Variants of Multiple Sclerosis

Neuromyelitis optica or Devic's disease is characterized by an acute inflammatory demyelination confined to the optic nerves and spinal cord, often the cervical segments. The demyelination, in severe cases, progresses to necrosis and even cavitation (Fig. 8.13).

Charcot classic type MS shows the typical clinical features and course of MS.

Marburg type MS has an acute onset and rapid progression. Death usually occurs within 1 to 6 months of onset.

Balo's concentric sclerosis is characterized by concentric zones of demyelination alternating with zones of intact myelin, believed to represent remyelination

FIGURE 8.13

Neuromyelitis optica or Devic's disease. A 30-year-old woman presented with a history of headaches and rapidly progressing loss of vision in the left eye that began about 5 weeks following a difficult labor and a short febrile episode. Shortly after the onset of visual impairment, she developed paresthesias and weakness in all four extremities and urinary retention. After a short period of improvement, her condition deteriorated; she became quadriplegic and experienced respiratory difficulties. Six months after the onset of symptoms, she died. A. Extensive demyelination in left optic nerve. B. Extensive demyelination in the swollen cervical and thoracic cord (Weil stain). C. Massive perivascular lymphocytic infiltration (HE).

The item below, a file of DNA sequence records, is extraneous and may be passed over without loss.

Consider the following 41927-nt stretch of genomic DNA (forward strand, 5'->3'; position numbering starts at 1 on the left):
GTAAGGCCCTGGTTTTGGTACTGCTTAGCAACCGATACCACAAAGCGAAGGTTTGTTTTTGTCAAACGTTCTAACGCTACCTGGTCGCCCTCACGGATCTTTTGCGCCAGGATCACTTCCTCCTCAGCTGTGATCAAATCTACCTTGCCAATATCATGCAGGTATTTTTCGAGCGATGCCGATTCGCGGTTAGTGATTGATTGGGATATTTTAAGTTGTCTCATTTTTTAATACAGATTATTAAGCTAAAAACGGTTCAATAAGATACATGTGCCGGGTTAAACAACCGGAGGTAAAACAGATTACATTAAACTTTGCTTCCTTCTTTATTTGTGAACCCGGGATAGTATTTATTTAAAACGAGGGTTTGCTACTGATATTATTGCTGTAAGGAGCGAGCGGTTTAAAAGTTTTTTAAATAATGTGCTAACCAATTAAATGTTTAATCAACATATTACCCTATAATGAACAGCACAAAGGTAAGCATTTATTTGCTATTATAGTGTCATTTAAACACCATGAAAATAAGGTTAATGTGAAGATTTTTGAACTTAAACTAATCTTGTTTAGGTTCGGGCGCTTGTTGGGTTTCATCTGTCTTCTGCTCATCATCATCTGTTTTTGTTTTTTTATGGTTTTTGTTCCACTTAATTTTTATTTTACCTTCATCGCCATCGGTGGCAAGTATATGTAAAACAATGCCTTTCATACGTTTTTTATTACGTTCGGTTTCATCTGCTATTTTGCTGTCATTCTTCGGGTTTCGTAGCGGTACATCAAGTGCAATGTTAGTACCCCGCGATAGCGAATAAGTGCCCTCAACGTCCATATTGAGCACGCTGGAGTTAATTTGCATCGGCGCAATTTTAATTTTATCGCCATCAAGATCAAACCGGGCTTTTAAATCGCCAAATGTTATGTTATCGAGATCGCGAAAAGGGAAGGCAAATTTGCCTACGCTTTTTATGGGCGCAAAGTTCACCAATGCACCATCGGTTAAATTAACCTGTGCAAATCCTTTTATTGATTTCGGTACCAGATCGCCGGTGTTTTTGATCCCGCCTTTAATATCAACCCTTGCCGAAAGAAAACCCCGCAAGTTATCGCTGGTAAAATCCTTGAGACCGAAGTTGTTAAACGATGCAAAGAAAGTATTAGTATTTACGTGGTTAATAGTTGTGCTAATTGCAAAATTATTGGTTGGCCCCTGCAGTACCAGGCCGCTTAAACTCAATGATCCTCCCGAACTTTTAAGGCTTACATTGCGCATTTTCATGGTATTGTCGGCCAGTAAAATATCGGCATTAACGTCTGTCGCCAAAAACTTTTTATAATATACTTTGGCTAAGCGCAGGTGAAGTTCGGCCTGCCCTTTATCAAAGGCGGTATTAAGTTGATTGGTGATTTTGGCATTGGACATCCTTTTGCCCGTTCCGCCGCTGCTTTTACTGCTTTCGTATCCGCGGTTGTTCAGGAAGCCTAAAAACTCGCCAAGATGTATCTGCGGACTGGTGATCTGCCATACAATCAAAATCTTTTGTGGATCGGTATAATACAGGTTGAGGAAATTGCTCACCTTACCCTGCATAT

FIGURE 8.13

Neuromyelitis optica or Devic's disease. A 30-year-old woman presented with a history of headaches and rapidly progressing loss of vision in the left eye that began about 5 weeks following a difficult labor and a short febrile episode. Shortly after the onset of visual impairment, she developed paresthesias and weakness in all four extremities and urinary retention. After a short period of improvement, her condition deteriorated; she became quadriplegic and experienced respiratory difficulties. Six months after the onset of symptoms, she died. A. Extensive demyelination in left optic nerve. B. Extensive demyelination in the swollen cervical and thoracic cord (Weil stain). C. Massive perivascular lymphocytic infiltration (HE).

(Fig. 8.14). Schilder's disease refers to extensive demye-lination in the cerebral hemispheres, with sudanophilic breakdown products (Fig. 8.15). The disease affects both children and adults.

The association of MS with inflammatory demye-linating polyradiculopathy is rare. A few cases have been documented using MRI, electrophysiologic studies, and nerve biopsy.

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